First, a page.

Lady Gaga of Architecture’ is First Woman Ever to Win RIBA Royal Gold Medal
The Queen and architecture. The two seem a bit incongruous together in a sentence, but among Queen Elizabeth’s many royal duties is the approval of England’s Royal Gold Medal from the esteemed Royal Institute of British Architects (RIBA). And the 2016 winner, for the first time ever, is a woman – a dame no less.
The revolutionary experimental artist Dame Zaha Hadid received the medal for her lifetime’s work in London on February 3, 2016. She’s in the noble company of famous heads such as Frank Lloyd Wright (1941), Norman Foster (1983), Ludwig Mies van der Rohe (1959), Le Corbusier (1953) and Frank Gehry (2000). This prestigious award has been around since 1848, so it’s quite monumental for a female artist to be honored.
The Royal Institute of British Architects has acted “to right a 180-year wrong” by giving its highest honour to a woman, RIBA President Jane Duncan said at the awards ceremony.
“I am very proud to be awarded the Royal Gold Medal, in particular, to be the first woman to receive the honour in her own right. […] We now see more established female architects all the time. That doesn’t mean it’s easy. Sometimes the challenges are immense. There has been tremendous change over recent years and we will continue this progress,” Hadid said.
“Part of architecture’s job is to make people feel good in the spaces where we live, go to school or where we work – so we must be committed to raising standards. Housing, schools and other vital public buildings have always been based on the concept of minimal existence – that shouldn’t be the case today.”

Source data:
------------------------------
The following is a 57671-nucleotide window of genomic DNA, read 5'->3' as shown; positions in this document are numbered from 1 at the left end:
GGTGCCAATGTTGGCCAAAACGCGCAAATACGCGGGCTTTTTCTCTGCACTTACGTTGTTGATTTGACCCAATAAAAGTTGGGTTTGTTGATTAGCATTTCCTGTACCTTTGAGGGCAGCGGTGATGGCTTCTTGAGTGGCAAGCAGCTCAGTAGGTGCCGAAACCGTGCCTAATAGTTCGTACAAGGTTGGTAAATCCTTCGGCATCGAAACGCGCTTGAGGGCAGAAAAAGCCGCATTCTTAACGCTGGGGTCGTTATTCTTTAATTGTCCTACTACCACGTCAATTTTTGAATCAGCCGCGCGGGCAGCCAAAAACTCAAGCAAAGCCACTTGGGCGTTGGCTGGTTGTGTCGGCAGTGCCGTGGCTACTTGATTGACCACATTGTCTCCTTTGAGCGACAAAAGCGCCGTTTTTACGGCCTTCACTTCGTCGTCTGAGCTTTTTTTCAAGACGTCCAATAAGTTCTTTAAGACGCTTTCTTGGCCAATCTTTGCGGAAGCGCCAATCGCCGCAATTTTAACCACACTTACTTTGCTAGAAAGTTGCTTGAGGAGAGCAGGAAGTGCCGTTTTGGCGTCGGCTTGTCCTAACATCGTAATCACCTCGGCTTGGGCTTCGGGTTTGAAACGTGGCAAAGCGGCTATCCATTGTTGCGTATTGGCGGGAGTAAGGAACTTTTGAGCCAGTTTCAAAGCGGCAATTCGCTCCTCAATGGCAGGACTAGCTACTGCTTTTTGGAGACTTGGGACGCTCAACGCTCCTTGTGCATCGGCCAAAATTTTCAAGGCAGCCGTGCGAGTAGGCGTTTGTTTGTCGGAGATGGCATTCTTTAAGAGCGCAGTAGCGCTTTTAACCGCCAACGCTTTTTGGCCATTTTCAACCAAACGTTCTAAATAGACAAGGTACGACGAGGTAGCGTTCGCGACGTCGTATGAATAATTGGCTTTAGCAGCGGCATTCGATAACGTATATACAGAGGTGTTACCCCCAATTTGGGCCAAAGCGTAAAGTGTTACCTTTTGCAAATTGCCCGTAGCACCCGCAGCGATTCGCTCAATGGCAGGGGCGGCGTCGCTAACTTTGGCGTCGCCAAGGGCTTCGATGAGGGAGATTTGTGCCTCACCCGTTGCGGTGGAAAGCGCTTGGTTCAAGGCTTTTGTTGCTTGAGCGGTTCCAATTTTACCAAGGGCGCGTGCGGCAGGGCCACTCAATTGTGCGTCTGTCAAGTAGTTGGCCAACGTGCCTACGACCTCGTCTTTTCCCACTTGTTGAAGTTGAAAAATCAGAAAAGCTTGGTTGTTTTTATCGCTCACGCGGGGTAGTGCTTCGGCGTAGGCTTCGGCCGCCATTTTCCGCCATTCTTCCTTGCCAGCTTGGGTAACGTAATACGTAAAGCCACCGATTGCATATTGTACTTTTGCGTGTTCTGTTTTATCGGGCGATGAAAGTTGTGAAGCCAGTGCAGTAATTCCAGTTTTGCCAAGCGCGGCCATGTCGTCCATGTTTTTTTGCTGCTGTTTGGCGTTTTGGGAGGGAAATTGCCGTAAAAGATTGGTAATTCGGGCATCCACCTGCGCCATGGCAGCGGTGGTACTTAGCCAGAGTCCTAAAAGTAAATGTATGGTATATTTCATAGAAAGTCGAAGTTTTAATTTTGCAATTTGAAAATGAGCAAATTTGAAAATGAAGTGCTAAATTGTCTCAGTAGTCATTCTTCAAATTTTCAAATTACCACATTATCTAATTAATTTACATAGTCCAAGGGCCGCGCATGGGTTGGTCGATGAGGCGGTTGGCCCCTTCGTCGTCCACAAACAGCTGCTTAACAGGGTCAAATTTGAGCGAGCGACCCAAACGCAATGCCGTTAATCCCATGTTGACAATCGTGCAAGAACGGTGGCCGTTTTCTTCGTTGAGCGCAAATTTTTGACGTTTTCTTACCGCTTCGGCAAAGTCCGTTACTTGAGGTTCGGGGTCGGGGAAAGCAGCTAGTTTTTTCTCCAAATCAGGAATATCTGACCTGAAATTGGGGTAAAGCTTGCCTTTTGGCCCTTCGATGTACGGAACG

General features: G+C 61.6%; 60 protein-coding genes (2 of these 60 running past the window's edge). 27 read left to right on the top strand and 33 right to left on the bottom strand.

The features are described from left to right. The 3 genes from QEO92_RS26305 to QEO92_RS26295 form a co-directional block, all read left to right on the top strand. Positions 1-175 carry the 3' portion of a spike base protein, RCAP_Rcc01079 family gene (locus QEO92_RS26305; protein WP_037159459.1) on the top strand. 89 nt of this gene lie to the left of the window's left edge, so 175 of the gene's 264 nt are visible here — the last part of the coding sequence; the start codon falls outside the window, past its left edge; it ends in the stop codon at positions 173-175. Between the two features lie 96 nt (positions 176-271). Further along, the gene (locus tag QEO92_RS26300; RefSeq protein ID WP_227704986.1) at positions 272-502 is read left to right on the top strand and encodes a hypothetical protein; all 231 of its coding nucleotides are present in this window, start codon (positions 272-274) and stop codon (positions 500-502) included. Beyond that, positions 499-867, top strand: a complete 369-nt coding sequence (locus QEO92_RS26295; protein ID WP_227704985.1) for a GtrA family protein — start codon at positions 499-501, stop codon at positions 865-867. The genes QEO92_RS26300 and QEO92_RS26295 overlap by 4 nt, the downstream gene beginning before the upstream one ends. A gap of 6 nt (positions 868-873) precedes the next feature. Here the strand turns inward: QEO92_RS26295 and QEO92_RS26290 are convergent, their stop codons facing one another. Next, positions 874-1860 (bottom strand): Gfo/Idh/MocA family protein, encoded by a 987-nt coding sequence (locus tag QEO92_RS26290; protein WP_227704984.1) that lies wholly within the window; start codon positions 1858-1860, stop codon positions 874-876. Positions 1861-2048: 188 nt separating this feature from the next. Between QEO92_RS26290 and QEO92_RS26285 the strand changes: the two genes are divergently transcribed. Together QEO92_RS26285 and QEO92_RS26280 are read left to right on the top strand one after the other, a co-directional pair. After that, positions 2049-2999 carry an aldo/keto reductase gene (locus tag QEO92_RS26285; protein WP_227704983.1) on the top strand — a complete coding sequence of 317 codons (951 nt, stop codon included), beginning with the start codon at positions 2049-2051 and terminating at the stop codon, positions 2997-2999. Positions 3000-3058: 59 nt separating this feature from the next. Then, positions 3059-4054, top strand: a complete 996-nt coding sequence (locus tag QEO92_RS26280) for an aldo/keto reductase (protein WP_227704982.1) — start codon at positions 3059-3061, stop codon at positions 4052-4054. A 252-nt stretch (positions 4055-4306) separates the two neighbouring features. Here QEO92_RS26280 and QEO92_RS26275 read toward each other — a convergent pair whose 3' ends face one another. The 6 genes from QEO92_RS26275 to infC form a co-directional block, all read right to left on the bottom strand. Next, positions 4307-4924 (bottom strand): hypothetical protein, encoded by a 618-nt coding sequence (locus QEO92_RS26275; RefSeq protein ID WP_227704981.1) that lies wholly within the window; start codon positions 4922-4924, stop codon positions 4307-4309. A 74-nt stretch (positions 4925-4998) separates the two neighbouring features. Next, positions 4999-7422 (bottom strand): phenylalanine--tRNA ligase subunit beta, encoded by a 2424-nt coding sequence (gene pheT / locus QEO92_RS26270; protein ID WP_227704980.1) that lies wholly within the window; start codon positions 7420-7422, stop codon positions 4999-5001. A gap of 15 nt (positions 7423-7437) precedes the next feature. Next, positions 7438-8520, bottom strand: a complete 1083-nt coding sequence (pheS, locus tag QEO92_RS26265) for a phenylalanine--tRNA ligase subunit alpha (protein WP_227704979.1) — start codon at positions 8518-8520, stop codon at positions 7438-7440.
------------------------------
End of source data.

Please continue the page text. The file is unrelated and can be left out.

Hadid was the first woman to win the prestigious Pritzker Prize – the Nobel Prize of architecture. A New Yorker magazine article described her as being dubbed the Lady Gaga of architecture, owing to her extravagant and wild designs. Hadid was born in Beirut and moved to London in 1972 to study architecture. Her most notable works include the London Aquatics Centre for the 2012 Olympic Games (top image); MAXXI Italian National Museum of 21st Century Arts in Rome (above here); Heydar Aliyev Centre in Baku (second from top); Guangzhou Opera House in China (fourth image from top); Dongdaemun Design Plaza in Seoul, South Korea (third image from top) – also a futuristic looking design for the 2020 Olympics in Tokyo, which ended up getting nixed by the Japanese government; 1000 Museum, a luxury condominium tower in Miami (see rendering below), and Abu Dhabi Performing Arts Centre (bottom).